They arrive almost monthly and each time I open one I feel a wide array of emotions. Gerard Louis, of Chanteheup, France, emails me regularly and entertains me with his latest discoveries of the World War II experience and the many Americans who fought and died on his native soil.
He first contacted me in March of 2006 when he was trying to track down family members of Clayton Judge Hellums of Sarepta.
Louis had discovered an American soldier’s “dog tag” reading “Cpl Judge C Hellums” unearthed by a recent rain while he was hiking in the Forrest of Parroy. Clayton Judge Hellums served in the 773rd Tank Destroyer Battalion and was killed in action when his tank was hit by Germans on the spot where Louis found the tag.
“On about eight square meters one can see that the dirt is different,” Louis told me. “It must have been burnt. The dirt is very black and nothing seems to grow.”
Louis had found several other items in the area – buttons, razors, a piece of a zipper, a piece of a field telephone, pieces of tank headlights – that led him to believe that U.S. soldiers had fallen at this place.
After numerous back-and-forth communications with Louis, the Hellums family and a few government agencies working on the case, the tags were returned to the family in Calhoun.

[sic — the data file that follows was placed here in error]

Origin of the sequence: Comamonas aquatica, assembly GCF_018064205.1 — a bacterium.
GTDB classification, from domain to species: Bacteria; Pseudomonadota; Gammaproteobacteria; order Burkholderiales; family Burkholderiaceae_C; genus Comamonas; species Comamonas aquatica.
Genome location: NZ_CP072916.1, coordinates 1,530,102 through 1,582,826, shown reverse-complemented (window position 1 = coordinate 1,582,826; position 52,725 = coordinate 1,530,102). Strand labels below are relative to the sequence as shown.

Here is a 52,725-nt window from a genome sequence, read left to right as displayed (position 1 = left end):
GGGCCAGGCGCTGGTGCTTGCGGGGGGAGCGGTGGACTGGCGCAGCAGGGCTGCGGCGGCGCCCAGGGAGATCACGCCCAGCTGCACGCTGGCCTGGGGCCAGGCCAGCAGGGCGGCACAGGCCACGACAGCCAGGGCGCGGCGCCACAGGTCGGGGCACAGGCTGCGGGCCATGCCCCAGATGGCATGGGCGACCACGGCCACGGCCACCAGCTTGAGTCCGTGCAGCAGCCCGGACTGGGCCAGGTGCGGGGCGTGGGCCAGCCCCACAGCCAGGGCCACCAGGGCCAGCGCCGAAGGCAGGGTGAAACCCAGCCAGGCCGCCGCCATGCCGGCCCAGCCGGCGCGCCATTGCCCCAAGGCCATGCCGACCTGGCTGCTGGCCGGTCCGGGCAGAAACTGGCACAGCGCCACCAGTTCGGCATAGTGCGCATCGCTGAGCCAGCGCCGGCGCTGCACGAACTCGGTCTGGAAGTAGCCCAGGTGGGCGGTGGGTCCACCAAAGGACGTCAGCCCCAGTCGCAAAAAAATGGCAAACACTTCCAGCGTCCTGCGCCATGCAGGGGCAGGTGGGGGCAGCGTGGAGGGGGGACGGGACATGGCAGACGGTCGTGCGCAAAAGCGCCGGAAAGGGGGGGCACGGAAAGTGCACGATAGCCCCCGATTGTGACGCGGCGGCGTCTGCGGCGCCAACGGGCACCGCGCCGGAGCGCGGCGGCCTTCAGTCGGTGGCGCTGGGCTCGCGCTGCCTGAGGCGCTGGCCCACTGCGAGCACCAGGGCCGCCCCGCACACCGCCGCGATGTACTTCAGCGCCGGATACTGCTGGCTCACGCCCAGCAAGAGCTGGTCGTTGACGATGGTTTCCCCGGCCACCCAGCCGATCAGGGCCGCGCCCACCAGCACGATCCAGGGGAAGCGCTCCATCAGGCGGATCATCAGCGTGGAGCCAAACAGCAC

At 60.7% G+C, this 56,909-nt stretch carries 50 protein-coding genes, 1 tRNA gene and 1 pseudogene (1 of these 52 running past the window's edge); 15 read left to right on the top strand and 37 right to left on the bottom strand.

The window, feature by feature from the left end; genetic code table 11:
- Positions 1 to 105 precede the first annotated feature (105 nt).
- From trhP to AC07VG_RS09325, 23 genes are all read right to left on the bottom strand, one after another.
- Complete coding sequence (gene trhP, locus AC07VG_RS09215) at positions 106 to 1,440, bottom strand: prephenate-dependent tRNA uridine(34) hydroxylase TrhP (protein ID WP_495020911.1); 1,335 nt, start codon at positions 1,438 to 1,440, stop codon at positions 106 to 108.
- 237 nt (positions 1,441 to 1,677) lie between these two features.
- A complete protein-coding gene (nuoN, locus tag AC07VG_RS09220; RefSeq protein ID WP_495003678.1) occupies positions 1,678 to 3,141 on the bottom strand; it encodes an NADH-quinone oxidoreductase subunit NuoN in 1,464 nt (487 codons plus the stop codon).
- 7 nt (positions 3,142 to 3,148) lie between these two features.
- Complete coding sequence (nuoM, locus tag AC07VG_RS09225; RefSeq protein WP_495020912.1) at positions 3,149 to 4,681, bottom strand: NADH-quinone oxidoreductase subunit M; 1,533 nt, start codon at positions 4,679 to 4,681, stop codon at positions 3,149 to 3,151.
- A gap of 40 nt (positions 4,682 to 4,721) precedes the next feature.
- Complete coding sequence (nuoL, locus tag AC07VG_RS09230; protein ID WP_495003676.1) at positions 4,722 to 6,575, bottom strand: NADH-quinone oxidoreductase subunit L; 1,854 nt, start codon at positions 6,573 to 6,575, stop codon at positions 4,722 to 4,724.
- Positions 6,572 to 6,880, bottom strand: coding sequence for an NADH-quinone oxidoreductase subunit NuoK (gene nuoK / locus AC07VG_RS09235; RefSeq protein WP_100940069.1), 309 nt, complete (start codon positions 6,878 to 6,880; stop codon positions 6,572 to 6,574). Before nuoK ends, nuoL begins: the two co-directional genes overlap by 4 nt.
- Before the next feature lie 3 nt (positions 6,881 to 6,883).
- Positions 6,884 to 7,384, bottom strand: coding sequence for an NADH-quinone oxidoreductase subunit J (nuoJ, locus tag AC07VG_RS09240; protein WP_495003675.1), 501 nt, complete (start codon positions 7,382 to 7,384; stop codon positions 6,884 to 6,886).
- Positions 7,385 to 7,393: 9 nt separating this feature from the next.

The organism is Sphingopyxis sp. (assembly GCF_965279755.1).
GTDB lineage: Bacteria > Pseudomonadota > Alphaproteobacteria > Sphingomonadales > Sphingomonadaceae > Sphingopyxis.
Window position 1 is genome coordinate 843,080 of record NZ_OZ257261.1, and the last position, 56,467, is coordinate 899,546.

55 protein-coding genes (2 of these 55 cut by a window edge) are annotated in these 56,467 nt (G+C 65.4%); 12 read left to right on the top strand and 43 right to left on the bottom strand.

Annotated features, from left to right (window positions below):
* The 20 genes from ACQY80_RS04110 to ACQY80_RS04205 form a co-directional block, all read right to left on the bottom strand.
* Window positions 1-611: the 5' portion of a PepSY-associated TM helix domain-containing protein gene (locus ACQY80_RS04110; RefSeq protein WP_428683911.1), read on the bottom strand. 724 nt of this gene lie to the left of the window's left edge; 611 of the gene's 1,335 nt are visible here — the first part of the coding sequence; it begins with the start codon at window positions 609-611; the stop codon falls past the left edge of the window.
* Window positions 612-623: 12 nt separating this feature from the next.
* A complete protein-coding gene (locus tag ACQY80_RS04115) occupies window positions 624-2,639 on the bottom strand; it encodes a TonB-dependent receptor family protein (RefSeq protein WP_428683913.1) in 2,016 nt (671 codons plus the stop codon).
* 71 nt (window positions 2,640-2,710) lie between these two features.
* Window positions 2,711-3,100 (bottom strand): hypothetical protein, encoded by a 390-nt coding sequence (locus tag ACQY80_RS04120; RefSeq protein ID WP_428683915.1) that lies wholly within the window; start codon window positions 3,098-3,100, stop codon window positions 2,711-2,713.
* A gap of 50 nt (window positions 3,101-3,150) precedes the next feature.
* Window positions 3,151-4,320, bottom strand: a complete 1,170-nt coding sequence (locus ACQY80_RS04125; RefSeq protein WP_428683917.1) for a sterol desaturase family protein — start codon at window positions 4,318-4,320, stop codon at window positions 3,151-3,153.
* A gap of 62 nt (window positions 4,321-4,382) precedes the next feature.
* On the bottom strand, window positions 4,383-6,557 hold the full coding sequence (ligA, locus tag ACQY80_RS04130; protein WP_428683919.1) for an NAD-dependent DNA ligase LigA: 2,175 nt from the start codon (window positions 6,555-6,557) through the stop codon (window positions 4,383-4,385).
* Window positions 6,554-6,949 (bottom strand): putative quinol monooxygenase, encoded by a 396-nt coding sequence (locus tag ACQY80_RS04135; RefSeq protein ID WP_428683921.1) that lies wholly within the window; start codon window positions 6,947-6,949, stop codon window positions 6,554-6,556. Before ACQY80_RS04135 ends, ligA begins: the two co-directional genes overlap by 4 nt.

In the years following, Louis has found numerous other artifacts, often emailing me pictures, and tries to do all he can to preserve what they mean and return them to those who may find them of great significance.
“Since childhood, I have had a passion for history and the events that happened in our region,” Louis said. “I am not a collector, but when I walk about these sites, loaded with history, I walk with my eyes stuck to the ground. Everything that looks out of the ordinary talks to me.”
Over the years Louis has hosted several memorials to the fallen in his area, and specifically each October he honors the memory of Clayton Judge Hellums.
“I think about Corporal Hellums every day,” Louis told me in his email last week.
The emails are always in French which tests my memory from college, but with the aid of the language translator on my computer, I can usually make out all of his message.
Never lost in translation is Louis’ sincerity and appreciation for the many soldiers who paid the ultimate sacrifice in the fight for freedom.
“What I would like is for these stories not to be forgotten,” Louis said. “Their sacrifice inspires me.”
Merci Gérard, en effet la liberté n’est pas libre.
Email Joel McNeece at email@example.com & follow him on Twitter @joelmcneece